The New Mexico Supreme Court last week, in a direct criminal appeal, affirmed a life sentence for murder in State v. Farrington. At issue was whether the district court had correctly applied the “forfeiture exception” to admit statements that would otherwise have been hearsay. Applying the same test used in Confrontation Clause cases, the Court held that the evidence was properly admitted and affirmed.
The Defendant was a former police officer with a history of domestic abuse against Victim, his wife. According to the opinion, he limited his wife’s ability to speak with people or travel, and was known to dry-fire his service weapon her head. He had told Victim not to bother reporting him since the police would never believe her over him. He had also told her that as a police officer, he knew how to kill her without getting caught. Victim had described many of these incidents to her friends and family.
Defendant and Victim were going through a difficult divorce when she was found dead. The State brought an open count of murder against him. At trial, it sought to introduce statements from Victim’s friends and family about Defendant’s threats and acts of domestic violence. Defendant objected that the evidence was hearsay. The district court allowed it, and Defendant was convicted of first degree murder.
Because Defendant had been sentenced to life in prison, his appeal went directly to the Supreme Court. The main issue on appeal was whether the district court had correctly applied the “forfeiture exception” to allow witnesses to testify as to what Victim had told them about Defendant.
The forfeiture exception has historically served as an exception to the right to confront witnesses. In essence, it states that a defendant cannot complain about the inability to confront a witness whose absence is a result of the defendant’s own wrongful conduct. But many states, as well as the federal government, have also included it as an exception to the rule of evidence against hearsay. New Mexico is one such state.
Defendant had briefed the issue on both the confrontation clause and the hearsay exception. However, at oral argument, his attorney conceded that the confrontation clause did not apply. As a result, the opinion dealt only with the hearsay exception.
New Mexico has previously applied the forfeiture rule in the context of the confrontation clause. However, it was not adopted as a rule of evidence until 2012, and no court had yet addressed it. Looking to federal law, however, the Court held that the same test should apply for both the constitutional and evidentiary issues.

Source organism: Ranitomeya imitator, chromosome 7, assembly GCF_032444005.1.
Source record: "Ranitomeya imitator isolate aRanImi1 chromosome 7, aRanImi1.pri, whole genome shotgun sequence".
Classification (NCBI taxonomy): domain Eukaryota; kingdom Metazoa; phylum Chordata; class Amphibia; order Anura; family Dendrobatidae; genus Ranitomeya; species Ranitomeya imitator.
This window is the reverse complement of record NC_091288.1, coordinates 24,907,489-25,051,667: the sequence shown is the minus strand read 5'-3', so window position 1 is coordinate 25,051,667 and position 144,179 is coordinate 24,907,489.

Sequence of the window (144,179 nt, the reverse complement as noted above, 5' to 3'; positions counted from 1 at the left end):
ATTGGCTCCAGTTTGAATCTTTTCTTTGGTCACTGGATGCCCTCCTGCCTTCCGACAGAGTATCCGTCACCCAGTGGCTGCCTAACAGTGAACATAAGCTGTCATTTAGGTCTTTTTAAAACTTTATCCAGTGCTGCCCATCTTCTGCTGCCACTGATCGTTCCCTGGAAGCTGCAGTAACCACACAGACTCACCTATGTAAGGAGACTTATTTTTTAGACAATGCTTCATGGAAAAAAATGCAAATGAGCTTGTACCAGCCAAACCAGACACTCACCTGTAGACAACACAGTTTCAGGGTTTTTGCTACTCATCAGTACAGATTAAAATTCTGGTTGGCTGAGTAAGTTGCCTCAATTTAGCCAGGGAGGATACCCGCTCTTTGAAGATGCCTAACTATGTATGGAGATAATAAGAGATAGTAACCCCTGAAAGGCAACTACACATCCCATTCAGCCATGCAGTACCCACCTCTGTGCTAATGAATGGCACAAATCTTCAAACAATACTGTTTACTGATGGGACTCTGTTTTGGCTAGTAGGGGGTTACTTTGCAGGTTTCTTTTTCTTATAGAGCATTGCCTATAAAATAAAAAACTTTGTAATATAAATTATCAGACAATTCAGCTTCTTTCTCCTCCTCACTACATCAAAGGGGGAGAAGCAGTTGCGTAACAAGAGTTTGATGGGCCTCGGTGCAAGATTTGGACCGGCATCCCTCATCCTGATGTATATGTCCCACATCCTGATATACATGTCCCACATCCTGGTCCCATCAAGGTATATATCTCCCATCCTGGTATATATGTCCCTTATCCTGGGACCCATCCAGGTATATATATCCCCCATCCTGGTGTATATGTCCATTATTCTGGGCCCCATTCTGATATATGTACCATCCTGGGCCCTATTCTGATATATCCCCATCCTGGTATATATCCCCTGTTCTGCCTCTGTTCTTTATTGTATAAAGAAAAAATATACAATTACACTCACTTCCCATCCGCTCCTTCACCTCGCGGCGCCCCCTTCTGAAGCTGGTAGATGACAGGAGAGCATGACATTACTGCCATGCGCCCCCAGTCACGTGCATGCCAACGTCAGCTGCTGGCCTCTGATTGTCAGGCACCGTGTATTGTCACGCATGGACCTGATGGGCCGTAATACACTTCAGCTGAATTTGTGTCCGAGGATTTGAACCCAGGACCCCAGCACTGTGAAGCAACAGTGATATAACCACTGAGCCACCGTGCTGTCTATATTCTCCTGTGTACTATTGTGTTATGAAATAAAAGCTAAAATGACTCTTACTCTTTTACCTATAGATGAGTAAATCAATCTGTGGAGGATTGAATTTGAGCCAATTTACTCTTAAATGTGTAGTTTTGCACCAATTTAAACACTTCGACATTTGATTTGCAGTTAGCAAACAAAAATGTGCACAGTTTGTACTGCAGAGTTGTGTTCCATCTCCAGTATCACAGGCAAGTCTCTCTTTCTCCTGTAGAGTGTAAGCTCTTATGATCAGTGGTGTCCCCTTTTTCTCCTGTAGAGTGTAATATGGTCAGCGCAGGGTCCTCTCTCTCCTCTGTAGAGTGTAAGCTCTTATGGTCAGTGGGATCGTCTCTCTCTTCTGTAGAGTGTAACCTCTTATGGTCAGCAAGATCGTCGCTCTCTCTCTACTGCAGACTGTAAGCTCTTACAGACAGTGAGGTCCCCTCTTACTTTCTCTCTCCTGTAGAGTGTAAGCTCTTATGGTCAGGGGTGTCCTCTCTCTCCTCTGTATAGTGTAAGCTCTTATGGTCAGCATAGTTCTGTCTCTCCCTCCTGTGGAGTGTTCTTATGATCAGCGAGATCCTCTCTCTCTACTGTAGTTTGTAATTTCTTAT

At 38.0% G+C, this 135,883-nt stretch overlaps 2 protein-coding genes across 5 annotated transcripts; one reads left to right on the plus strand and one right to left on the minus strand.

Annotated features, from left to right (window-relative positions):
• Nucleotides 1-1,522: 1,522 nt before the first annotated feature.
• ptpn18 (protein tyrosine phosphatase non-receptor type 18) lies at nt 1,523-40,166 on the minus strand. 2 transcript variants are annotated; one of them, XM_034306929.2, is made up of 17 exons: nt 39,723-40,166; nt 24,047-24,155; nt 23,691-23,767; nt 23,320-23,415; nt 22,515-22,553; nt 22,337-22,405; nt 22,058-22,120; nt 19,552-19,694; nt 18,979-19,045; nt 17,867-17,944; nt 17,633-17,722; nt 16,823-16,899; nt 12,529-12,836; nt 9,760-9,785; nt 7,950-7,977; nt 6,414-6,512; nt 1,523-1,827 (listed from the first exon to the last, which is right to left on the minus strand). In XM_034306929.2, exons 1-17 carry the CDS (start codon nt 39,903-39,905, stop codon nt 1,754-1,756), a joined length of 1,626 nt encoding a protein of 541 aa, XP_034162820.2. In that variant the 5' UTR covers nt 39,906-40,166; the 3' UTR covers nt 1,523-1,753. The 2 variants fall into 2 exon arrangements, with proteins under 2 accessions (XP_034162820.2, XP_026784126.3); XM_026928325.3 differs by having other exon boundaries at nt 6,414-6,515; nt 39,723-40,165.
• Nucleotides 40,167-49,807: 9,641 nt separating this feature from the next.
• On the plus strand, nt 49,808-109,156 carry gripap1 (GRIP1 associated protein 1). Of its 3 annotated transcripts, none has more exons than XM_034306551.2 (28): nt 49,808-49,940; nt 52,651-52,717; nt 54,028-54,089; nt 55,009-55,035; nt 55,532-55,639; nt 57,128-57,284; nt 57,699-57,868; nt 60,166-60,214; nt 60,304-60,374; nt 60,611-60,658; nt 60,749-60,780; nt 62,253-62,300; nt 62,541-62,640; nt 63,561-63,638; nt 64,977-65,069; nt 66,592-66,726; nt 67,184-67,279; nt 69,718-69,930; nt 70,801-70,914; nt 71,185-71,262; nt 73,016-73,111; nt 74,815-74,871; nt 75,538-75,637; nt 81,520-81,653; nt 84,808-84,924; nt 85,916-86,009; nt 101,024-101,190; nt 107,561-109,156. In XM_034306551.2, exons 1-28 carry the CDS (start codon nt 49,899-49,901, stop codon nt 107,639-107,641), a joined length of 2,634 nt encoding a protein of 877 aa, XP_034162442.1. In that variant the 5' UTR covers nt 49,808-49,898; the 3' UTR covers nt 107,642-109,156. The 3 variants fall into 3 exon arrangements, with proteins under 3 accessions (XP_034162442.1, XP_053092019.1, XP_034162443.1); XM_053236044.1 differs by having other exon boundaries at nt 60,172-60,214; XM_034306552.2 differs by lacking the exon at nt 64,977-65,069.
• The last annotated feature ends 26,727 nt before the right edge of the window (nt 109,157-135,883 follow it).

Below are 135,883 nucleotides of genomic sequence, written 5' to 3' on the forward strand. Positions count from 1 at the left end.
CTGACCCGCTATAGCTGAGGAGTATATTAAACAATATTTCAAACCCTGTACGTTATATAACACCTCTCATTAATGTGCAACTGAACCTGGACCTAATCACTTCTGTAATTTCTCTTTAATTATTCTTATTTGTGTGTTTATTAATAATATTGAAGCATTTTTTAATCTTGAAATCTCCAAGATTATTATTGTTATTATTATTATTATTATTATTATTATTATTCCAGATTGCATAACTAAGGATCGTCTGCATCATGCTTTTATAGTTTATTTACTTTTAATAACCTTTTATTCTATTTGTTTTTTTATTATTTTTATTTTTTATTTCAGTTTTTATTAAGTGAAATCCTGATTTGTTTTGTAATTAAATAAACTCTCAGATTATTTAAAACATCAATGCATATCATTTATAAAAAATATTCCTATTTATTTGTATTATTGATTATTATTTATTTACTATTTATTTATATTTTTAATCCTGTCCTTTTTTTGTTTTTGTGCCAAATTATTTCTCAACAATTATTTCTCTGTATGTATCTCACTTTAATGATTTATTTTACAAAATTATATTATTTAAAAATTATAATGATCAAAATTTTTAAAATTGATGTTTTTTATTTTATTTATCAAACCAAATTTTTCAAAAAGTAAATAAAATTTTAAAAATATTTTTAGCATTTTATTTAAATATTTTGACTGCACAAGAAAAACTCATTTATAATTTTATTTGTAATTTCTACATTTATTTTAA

The New Mexico test is comprised of four factors: that “(1) the declarant was expected to be a witness; (2) the declarant became unavailable; (3) the defendant’s misconduct caused the unavailability of the declarant; and (4) the defendant intended by his misconduct to prevent the declarant from testifying.” Perhaps the most difficult one, and the only one at issue in this case, is the fourth factor. Obviously, a person who kills a victim has committed misconduct that caused the victim to be unavailable as a witness. But the forfeiture rule only applies if the murderer intended that the killing would prevent the testimony. This requirement is made somewhat easier to meet by the fact that it need not be the defendant’s sole intent.
Having determined the correct rule to apply, the Court had little difficulty concluding that the district court had properly admitted the testimony. Whether the forfeiture exception applied was a preliminary question that the district court could decide if it was satisfied that the preponderance of the evidence supported it.
The district court had helpfully described exactly what evidence it believed met that burden in its order. The Supreme Court agreed, summarizing five points it found dispositive: (1) Defendant physically and mentally abused Victim; (2) Defendant isolated Victim; (3) custody of the children was a point of significant hostility in the divorce proceeding; (4) the divorce was contentious; and (5) Defendant exploited his position as a police officer to keep Victim from reporting him to law enforcement. In the Court’s view, this facts in this case were the strongest it had seen in support of applying the exception.
Finding no other errors in the district court decision, the Court affirmed Defendant’s life sentence.
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